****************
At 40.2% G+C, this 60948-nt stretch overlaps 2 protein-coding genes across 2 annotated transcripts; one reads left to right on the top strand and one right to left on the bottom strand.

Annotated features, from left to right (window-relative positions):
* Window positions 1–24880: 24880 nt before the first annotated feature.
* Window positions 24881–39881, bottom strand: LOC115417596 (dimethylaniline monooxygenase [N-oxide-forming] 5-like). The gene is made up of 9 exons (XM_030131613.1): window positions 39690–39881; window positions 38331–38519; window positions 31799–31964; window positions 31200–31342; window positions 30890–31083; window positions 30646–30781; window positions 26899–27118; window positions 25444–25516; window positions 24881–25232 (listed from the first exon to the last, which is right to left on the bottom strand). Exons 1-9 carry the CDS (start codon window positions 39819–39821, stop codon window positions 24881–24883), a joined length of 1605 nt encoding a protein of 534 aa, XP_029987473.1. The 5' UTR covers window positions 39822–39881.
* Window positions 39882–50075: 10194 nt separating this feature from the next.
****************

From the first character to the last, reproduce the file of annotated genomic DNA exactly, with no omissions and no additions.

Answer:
At 40.2% G+C, this 60948-nt stretch overlaps 2 protein-coding genes across 2 annotated transcripts; one reads left to right on the top strand and one right to left on the bottom strand.

Annotated features, from left to right (window-relative positions):
* Window positions 1–24880: 24880 nt before the first annotated feature.
* Window positions 24881–39881, bottom strand: LOC115417596 (dimethylaniline monooxygenase [N-oxide-forming] 5-like). The gene is made up of 9 exons (XM_030131613.1): window positions 39690–39881; window positions 38331–38519; window positions 31799–31964; window positions 31200–31342; window positions 30890–31083; window positions 30646–30781; window positions 26899–27118; window positions 25444–25516; window positions 24881–25232 (listed from the first exon to the last, which is right to left on the bottom strand). Exons 1-9 carry the CDS (start codon window positions 39819–39821, stop codon window positions 24881–24883), a joined length of 1605 nt encoding a protein of 534 aa, XP_029987473.1. The 5' UTR covers window positions 39822–39881.
* Window positions 39882–50075: 10194 nt separating this feature from the next.